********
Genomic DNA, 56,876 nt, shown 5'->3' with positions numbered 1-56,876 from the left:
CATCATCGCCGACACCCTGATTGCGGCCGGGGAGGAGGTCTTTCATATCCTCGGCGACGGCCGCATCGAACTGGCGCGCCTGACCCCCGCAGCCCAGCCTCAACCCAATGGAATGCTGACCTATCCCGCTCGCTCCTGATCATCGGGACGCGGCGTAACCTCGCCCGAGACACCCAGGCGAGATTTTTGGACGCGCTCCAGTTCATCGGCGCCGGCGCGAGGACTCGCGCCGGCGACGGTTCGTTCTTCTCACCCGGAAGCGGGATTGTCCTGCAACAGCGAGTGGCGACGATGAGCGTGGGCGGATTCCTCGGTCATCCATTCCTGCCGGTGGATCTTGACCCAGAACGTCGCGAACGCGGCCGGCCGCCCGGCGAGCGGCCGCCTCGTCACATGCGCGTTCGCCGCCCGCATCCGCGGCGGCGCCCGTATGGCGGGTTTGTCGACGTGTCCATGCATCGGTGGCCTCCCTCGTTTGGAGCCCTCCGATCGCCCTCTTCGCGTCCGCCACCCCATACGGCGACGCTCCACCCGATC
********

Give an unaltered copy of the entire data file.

Genomic DNA, 56,876 nt, shown 5'->3' with positions numbered 1-56,876 from the left:
CATCATCGCCGACACCCTGATTGCGGCCGGGGAGGAGGTCTTTCATATCCTCGGCGACGGCCGCATCGAACTGGCGCGCCTGACCCCCGCAGCCCAGCCTCAACCCAATGGAATGCTGACCTATCCCGCTCGCTCCTGATCATCGGGACGCGGCGTAACCTCGCCCGAGACACCCAGGCGAGATTTTTGGACGCGCTCCAGTTCATCGGCGCCGGCGCGAGGACTCGCGCCGGCGACGGTTCGTTCTTCTCACCCGGAAGCGGGATTGTCCTGCAACAGCGAGTGGCGACGATGAGCGTGGGCGGATTCCTCGGTCATCCATTCCTGCCGGTGGATCTTGACCCAGAACGTCGCGAACGCGGCCGGCCGCCCGGCGAGCGGCCGCCTCGTCACATGCGCGTTCGCCGCCCGCATCCGCGGCGGCGCCCGTATGGCGGGTTTGTCGACGTGTCCATGCATCGGTGGCCTCCCTCGTTTGGAGCCCTCCGATCGCCCTCTTCGCGTCCGCCACCCCATACGGCGACGCTCCACCCGATC